Edit: the strange network usage seems to have gone away. I also installed ZoneAlarm just in case.

Edited by NicciAdonai, 23 January 2012 - 08:37 PM.


#3 boopme

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Posted 24 January 2012 - 10:04 PM

If you still want to check this run these next.
Please download MiniToolBox, save it to your desktop and run it.

Checkmark the following checkboxes:
  • Flush DNS
  • Report IE Proxy Settings
  • Reset IE Proxy Settings
  • Report FF Proxy Settings
  • Reset FF Proxy Settings
  • List content of Hosts
  • List IP configuration
  • List Winsock Entries
  • List last 10 Event Viewer log
  • List Installed Programs
  • List Devices
  • List Users, Partitions and Memory size.
  • List Minidump Files
Click Go and post the result (Result.txt). A copy of Result.txt will be saved in the same directory the tool is run.

Note: When using "Reset FF Proxy Settings" option Firefox should be closed.



Next run MBAM (MalwareBytes):

Please download Malwarebytes Anti-Malware and save it to your desktop.
Download Link 1 <<<== Use this one first.

Download Link 2MBAM may "make changes to your registry" as part of its disinfection routine. If using other security programs that detect registry changes (ie Spybot's Teatimer), they may interfere or alert you. Temporarily disable such programs or permit them to allow the changes.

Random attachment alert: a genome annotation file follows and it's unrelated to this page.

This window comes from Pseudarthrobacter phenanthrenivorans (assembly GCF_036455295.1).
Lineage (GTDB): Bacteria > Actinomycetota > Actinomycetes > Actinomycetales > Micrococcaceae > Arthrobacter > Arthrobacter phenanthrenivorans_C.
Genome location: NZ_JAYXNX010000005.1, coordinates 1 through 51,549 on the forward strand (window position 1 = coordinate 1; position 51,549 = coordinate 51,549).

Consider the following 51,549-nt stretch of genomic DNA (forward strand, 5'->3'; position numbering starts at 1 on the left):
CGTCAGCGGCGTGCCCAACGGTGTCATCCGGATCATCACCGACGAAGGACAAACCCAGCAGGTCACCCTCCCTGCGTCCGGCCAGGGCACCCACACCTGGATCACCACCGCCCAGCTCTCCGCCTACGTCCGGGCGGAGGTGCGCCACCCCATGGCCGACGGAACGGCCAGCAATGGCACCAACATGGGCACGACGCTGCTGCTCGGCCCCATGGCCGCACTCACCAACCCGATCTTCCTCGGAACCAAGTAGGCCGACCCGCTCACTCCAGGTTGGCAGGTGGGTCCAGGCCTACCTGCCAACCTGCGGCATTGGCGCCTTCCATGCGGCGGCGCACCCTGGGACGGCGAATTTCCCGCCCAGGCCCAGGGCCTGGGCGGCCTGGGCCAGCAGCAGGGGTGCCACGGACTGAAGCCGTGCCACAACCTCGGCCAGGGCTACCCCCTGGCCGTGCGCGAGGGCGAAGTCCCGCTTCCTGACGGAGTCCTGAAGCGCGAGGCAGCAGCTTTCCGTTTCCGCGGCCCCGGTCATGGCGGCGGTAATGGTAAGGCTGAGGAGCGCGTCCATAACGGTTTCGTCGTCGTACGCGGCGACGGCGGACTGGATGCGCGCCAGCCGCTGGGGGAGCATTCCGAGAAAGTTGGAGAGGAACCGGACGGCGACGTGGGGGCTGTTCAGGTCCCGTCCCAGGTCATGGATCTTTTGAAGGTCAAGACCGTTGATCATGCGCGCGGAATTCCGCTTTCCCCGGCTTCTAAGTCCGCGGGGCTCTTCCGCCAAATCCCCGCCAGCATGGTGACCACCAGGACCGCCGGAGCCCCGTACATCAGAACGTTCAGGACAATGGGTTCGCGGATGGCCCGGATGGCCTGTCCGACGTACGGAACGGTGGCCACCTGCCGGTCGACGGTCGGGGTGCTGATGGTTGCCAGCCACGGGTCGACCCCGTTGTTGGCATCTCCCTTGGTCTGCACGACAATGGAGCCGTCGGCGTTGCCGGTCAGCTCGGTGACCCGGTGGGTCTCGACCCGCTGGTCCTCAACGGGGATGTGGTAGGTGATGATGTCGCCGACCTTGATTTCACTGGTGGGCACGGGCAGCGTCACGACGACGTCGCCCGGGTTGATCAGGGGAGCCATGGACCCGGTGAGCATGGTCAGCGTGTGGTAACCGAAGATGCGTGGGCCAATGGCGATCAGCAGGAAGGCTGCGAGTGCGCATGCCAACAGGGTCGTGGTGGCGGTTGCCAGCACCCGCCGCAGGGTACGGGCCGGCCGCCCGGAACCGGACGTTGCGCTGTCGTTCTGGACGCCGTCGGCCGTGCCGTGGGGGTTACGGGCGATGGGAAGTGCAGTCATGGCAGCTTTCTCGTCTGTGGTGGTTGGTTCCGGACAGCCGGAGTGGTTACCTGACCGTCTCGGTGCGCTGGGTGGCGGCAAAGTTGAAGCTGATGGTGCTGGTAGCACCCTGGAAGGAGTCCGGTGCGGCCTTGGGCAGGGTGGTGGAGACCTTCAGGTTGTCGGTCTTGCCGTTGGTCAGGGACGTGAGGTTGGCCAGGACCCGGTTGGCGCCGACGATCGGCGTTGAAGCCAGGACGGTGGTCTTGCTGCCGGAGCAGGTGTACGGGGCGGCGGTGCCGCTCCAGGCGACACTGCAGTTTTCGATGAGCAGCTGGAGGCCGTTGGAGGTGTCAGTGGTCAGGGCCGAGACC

• Make sure you are connected to the Internet.
  • Double-click on mbam-setup.exe to install the application.
    For instructions with screenshots, please refer to the How to use Malwarebytes' Anti-Malware Guide.
  • When the installation begins, follow the prompts and do not make any changes to default settings.
  • When installation has finished, make sure you leave both of these checked:
    • Update Malwarebytes' Anti-Malware
    • Launch Malwarebytes' Anti-Malware
  • Then click Finish.
MBAM will automatically start and you will be asked to update the program before performing a scan.
  • If an update is found, the program will automatically update itself. Press the OK button to close that box and continue.
  • If you encounter any problems while downloading the definition updates, manually download them from here and just double-click on mbam-rules.exe to install.
On the Scanner tab:
  • Make sure the "Perform Quick Scan" option is selected.
  • Then click on the Scan button.
  • If asked to select the drives to scan, leave all the drives selected and click on the Start Scan button.
  • The scan will begin and "Scan in progress" will show at the top. It may take some time to complete so please be patient.
  • When the scan is finished, a message box will say "The scan completed successfully. Click 'Show Results' to display all objects found".
  • Click OK to close the message box and continue with the removal process.